Tag Archive for: Bryan Barney

5 Things I Wish Someone Told Me Before I Began Leading My Company

Authority Magazine | March 23, 2021

An Interview Between Charlie Katz and RedSeal CEO Bryan Barney

What do you think makes your company stand out? Can you share a story?
What makes RedSeal so great is we understand network paths better than anyone in the cybersecurity industry. Modern networks are so complex, no one really understands them. Companies don’t understand what is on their network, how everything is connected, or the security implications. You can’t secure what you don’t understand, and we allow people to understand their network environment. This is particularly important and urgent in the cloud environments that are quickly becoming the heart of all networks.

Security in a Complex World

Dark Reading | February 3, 2021

By Bryan Barney

In 1999, security technologist Bruce Schneier published “A Plea for Simplicity.” In the blog, he famously wrote, “You can’t secure what you don’t understand” and “the worst enemy of security is complexity.” Schneier explained that analyzing a system’s security becomes more difficult as its complexity increases. His goal was to convince the technology sector to “slow down, simplify, and try to add security.”

More than 20 years later, Schneier’s plea seems naïve and even quaint. Innovation has become a force of nature; it will neither stop nor slow down. More innovation means more features, which inherently means more complexity. We all want secure systems, but no one is willing to slow the march of progress to make that happen.

Why I Chose RedSeal

I’ve been in cybersecurity for 19 years and love the field.  It’s technically a very challenging problem to solve and the stakes are extremely high. Those of us in this field are defending the foundation of the information age.  We are protecting the money in people’s bank accounts, their personal privacy and dignity, and even the elections at the heart of democracy. That makes for a strong sense of purpose.

When I looked around for a new opportunity, I knew I wanted to make a real difference. Rather than run an existing large operation, I wanted to help something new and important grow. I have a passion for it. McAfee went from $500M to $2B in sales while I was head of product. At Sophos, my BU grew 25% per year while I was there. I think RedSeal is the perfect position to grow. We are in a nascent market that should be much larger.

The important things are in place for growth. RedSeal has an outstanding customer value proposition. It addresses a huge hole in cybersecurity and network understanding.  It has a unique and powerful technology. When I got my first demo of the product, I was frankly blown away by how powerful it is. It is something everyone should have. No network administrator of a large network really knows what’s on his network and how it’s configured.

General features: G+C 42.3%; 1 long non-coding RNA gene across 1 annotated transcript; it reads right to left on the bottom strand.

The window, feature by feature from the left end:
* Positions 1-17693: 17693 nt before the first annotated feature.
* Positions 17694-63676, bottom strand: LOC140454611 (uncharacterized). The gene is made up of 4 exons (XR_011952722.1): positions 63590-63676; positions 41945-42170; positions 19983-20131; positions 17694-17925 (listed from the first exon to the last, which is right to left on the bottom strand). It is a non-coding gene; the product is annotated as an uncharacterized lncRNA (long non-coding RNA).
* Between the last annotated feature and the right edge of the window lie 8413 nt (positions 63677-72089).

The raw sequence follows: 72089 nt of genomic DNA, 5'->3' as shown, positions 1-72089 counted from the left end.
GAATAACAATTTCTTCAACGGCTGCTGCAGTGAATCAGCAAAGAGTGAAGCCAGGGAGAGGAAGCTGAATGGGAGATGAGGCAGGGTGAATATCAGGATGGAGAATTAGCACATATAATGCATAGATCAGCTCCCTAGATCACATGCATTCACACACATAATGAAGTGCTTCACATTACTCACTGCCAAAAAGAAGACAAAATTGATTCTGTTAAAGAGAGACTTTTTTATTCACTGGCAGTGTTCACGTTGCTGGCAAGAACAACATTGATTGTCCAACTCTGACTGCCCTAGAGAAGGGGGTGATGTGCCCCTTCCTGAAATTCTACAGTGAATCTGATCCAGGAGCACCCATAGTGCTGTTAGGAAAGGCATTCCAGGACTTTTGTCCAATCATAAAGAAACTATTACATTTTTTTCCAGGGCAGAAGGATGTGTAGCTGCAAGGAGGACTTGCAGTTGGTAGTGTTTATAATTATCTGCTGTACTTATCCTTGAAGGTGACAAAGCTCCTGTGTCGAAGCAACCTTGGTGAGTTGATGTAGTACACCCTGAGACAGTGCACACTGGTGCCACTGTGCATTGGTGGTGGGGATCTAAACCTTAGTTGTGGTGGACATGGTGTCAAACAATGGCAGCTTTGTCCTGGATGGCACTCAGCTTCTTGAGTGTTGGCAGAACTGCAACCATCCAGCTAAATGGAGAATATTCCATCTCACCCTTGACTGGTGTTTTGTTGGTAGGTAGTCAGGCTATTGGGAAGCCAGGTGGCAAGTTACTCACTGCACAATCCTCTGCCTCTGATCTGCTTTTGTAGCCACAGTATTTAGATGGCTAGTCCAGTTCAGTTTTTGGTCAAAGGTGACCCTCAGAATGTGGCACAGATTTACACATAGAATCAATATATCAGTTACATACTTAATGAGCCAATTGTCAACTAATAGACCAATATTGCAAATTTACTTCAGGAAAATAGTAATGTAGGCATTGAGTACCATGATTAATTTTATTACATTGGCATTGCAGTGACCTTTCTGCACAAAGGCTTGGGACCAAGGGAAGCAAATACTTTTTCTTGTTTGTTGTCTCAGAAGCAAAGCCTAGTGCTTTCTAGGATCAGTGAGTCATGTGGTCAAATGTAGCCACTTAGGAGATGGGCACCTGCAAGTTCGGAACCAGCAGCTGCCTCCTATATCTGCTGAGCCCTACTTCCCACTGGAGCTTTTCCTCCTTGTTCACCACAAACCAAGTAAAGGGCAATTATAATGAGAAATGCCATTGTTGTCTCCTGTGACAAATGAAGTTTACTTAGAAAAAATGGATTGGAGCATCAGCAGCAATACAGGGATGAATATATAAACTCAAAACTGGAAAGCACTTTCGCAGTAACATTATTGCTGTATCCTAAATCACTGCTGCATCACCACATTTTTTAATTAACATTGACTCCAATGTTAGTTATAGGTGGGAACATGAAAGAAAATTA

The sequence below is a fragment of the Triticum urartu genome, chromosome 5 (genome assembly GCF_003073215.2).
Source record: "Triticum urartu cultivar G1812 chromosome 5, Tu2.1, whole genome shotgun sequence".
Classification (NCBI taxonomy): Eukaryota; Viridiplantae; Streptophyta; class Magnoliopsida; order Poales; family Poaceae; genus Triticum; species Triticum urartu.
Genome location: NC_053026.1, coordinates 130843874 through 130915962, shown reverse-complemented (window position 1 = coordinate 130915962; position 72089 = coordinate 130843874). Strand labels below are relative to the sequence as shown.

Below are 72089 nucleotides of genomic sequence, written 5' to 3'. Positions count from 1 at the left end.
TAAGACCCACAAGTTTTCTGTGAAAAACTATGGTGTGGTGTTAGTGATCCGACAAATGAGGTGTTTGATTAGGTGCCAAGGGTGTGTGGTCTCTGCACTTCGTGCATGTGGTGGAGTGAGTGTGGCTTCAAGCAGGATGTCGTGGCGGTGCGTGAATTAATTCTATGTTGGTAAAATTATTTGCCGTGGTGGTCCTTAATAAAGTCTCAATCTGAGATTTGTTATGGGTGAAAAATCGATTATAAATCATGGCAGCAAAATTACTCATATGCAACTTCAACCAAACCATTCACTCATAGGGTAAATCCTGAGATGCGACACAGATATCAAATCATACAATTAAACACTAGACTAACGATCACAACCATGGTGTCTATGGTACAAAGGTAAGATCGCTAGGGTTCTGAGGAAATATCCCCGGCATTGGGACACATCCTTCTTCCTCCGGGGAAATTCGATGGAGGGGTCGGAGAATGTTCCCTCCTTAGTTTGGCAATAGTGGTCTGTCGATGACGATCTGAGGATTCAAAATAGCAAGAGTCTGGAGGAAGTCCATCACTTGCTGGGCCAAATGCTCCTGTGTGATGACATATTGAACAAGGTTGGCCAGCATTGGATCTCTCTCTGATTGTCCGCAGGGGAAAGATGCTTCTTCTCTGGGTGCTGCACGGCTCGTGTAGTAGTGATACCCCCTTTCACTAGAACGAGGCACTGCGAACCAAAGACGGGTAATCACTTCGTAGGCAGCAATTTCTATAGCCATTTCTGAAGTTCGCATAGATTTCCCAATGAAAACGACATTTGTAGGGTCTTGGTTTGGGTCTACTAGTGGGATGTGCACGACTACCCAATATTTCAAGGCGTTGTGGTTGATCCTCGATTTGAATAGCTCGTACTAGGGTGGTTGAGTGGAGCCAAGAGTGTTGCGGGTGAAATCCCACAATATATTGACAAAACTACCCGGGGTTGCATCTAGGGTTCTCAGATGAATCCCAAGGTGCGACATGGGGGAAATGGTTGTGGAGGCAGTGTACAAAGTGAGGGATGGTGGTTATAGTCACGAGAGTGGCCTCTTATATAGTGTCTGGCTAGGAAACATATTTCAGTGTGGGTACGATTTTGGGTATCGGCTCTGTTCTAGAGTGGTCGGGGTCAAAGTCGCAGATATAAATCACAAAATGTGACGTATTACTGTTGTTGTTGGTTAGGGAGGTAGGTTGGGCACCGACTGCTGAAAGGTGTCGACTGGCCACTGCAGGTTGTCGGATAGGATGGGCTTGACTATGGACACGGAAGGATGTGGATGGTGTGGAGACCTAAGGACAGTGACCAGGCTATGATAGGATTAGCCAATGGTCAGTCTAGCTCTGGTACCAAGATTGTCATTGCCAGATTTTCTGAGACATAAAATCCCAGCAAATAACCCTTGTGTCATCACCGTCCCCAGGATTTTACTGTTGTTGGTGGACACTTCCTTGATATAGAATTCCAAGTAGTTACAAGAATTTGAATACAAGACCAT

RedSeal has a great team and a great culture. Innovation is really a function of having a collection of smart motivated people and getting them to build on each other’s ideas. To do that you need a culture in which people enjoy working with each other, where they hold each other to a high standard, and where they feel comfortable sharing their ideas. That is what we have here at RedSeal, and that environment isn’t as common as you would think in the high-tech industry.

What’s more, cybersecurity in general is always rife with opportunity. All high-tech markets are highly dynamic because innovation is forever changing the landscape and creating opportunities. Cybersecurity is doubly so because it has a variable other markets don’t – bad guys. Cyber criminals are also innovating, and what they do drives us to respond in kind. So, the cybersecurity space moves even faster than the rest of high-tech. That is why there are always so many startups in cybersecurity.

In our space specifically, there is a huge opportunity for innovation. Networks are going through two simultaneous technical revolutions with the advent of software defined networking technology and the movement of data centers to the cloud. These trends make networks even more complex than they have been historically.  A typical corporate network now spans on premise infrastructure and a presence in one or more public clouds. And the world is still figuring out how to secure that kind of hybrid environment.

In 1999, Bruce Schneier famously wrote “complexity is the worst enemy of security.” At that time, his plea was to create a simpler cyber world that could be secured. Unfortunately, that turned out to be impossible. The relentless demand for features and functionality drives ever increasing complexity. At RedSeal we use technology to understand the complexity of technology. We simplify an almost incomprehensible world so it can be understood and secured – a very gratifying and exciting mission.

30 Notable IT Executive Moves: June 2020

CRN | July 14, 2020

Bryan Barney

RedSeal hired the former head of Symantec’s Enterprise Security Group Bryan Barney as its new CEO to drive adoption of the company’s platform among government agencies and Global 2000 companies.

Barney is replacing Ray Rothrock, who had led RedSeal since 2014 and will now transition into the role of executive chairman.

Barney most recently ran Symantec’s Enterprise Security Group from July 2017 to September 2019, where he oversaw the company’s endpoint security, endpoint detection and response, data loss prevention, email security, IoT and cloud workload protection tools. He left Symantec just a month after Broadcom announced plans to acquire the company’s Enterprise Security business for $10.7 billion.